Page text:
Transboundary water cooperation as a means to address climate change

Transboundary water cooperation as a means to address climate change

A policy brief of the Transboundary Water Cooperation Coalition to inform climate discussions and negotiations at COP28 and beyond Water resources globally are suffering from climate change impacts. At the same time, water resources and associated ecosystems provide a significant potential for climate change adaptation and mitigation. Freshwater was thus for the first time included in the COP27 cover decision which “emphasizes the importance of protecting, conserving and restoring water and water-related ecosystems, including river basins, aquifers and lakes, and urges Parties to further integrate water into adaptation efforts.”1 An additional challenge, but also an opportunity, is that transboundary waters account for 60 per cent of the world’s freshwater flows and more than 3 billion people depend on them. The resources and people in many transboundary basins are particularly vulnerable to climate change.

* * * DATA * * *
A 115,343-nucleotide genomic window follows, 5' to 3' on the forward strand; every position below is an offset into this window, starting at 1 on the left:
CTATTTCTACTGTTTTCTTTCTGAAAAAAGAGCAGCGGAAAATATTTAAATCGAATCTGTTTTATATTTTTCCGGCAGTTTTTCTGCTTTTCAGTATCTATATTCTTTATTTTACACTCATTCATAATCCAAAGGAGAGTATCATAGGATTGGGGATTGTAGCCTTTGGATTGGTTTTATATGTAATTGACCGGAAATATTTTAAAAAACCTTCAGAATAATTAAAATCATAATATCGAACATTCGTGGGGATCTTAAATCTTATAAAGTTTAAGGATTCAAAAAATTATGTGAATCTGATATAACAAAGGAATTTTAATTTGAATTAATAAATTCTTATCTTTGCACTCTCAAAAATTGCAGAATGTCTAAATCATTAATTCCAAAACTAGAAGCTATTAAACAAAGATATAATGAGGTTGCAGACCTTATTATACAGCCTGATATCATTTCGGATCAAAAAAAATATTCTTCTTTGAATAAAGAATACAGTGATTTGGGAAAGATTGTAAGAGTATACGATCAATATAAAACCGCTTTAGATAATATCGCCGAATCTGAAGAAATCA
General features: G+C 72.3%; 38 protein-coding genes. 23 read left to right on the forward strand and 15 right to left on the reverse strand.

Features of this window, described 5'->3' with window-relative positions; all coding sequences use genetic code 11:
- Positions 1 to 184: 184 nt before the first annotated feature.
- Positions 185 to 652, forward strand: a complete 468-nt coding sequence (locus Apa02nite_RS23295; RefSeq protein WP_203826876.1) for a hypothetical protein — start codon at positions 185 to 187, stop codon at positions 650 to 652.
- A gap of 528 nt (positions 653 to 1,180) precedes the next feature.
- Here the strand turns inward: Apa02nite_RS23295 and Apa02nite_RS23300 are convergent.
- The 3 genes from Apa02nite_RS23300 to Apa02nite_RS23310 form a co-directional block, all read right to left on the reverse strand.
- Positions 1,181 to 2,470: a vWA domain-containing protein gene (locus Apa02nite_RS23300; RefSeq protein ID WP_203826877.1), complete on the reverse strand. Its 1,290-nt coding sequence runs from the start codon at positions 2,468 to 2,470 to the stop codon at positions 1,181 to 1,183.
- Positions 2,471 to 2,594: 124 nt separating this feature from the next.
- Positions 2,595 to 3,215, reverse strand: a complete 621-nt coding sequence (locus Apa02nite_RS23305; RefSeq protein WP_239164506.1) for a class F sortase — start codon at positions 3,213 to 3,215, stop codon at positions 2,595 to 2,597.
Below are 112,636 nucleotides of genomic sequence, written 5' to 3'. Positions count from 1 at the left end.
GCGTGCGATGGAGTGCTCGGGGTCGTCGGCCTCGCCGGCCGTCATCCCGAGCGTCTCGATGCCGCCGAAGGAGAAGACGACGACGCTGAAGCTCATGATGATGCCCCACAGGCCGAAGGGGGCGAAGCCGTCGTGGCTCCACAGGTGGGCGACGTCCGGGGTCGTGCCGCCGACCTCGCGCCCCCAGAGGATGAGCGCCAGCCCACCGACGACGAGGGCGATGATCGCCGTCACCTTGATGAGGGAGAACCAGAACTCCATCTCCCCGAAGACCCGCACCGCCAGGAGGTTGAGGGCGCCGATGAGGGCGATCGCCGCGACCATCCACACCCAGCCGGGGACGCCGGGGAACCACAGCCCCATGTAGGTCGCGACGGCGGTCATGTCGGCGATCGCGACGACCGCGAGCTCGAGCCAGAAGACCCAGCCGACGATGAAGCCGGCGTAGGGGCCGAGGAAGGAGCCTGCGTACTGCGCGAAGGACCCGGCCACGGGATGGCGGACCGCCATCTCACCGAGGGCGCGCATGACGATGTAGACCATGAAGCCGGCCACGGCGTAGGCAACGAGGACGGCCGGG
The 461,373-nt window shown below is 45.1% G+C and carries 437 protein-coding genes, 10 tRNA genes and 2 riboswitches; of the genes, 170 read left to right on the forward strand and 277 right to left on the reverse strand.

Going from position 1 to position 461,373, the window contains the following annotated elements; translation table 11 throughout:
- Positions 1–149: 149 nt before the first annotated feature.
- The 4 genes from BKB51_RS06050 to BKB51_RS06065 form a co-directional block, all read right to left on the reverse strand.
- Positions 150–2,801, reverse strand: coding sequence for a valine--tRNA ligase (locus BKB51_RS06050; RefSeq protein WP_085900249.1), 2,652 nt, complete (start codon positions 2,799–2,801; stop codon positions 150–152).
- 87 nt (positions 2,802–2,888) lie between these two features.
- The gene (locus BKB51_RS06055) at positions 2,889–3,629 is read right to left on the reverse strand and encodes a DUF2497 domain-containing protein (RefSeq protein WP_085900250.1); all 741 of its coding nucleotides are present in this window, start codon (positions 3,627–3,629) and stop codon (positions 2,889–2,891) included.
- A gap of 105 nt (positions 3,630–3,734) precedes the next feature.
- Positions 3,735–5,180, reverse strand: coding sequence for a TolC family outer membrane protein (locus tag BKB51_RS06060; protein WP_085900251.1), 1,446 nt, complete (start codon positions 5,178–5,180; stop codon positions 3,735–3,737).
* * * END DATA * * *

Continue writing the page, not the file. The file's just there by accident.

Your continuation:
The 6th IPCC assessment (2022)2 and the IPCC synthesis (2023)3 reports recognize transboundary risks as an important challenge resulting in the rise of new and unexpected types of risks. They state that increasing transboundary risks are projected across the food, energy and water sectors requiring climate-informed transboundary management. Effective and sustainable cooperation over the world’s transboundary lakes, rivers and aquifers is a critical yet often underexploited facet of climate change adaptation strategies. Below are some ways that advancing transboundary cooperation can support climate change adaptation and mitigation. 

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